Case 3 Female, 70 years. Irregular pigmented skin lesion, dorsum of footShow diagnosis & comments
Melanoma in situ
Melanoma in situ is hallmarked by the presence of highly atypical melanocytes restricted to the epidermis and epithelial compartment of adnexae (most commonly hair follicles). The atypical melanocytes are located at the dermoepidermal junction as nests and / or lentiginous arrangements (solitary melanocytes lying next to each other and thus replacing most of the basal epidermal keratinocytes). In addition, there is usually spread of the solitary atypical melanocytes into upper parts of the epidermis, including the granular layer and stratum corneum. This phenomenon is known as pagetoid spread, or ascent. The ascending atypical melanocytes in melanoma in situ tend to retain vesicular nuclei and copious cytoplasm, and are also present at the edges of the lesions, where the number of the junctional atypical melanoytes is usually less. This is in contrast to ascent seen in some naevi (Spitz naevus: Reed naevus; acral naevus; traumatized naevus and some others) where ascending naevus cells are generally smaller than junctional ones, and ascent is limited to areas where junctional cellularity is high.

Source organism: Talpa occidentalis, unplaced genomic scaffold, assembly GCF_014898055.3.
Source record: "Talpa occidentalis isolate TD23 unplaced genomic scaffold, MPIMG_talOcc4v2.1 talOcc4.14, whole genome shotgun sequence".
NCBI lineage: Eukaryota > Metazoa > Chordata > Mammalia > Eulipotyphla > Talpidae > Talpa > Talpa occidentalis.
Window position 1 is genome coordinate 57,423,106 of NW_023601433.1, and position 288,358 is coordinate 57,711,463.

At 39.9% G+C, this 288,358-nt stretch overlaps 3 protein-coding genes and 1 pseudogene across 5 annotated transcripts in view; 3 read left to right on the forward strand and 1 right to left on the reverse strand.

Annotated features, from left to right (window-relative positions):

Ascent should not be confused with transepidermal elimination of entire cell nests: this latter phenomenon is seen in some naevi (and melanomas) with many large nests, and has no diagnostic utility.